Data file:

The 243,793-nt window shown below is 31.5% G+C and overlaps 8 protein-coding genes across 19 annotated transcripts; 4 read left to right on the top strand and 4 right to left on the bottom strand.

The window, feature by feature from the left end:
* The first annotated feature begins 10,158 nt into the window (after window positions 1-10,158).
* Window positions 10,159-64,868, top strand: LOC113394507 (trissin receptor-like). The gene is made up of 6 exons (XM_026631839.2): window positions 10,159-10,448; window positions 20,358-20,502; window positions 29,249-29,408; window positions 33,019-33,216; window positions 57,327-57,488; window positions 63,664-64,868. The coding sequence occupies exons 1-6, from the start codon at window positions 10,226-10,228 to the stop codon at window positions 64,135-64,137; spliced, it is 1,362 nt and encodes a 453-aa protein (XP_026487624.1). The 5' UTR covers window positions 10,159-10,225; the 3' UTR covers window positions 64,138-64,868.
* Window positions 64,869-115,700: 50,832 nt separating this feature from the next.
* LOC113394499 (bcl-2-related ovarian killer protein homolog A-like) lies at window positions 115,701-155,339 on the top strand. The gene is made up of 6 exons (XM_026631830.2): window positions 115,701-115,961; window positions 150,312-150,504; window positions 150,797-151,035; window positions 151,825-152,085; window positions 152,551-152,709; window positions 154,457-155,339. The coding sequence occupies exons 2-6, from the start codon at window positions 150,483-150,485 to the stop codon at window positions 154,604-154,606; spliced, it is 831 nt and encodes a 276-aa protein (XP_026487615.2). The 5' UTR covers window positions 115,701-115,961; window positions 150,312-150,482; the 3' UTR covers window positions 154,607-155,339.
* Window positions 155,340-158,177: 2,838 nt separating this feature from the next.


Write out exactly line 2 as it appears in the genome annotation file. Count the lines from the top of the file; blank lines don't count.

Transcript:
The window, feature by feature from the left end: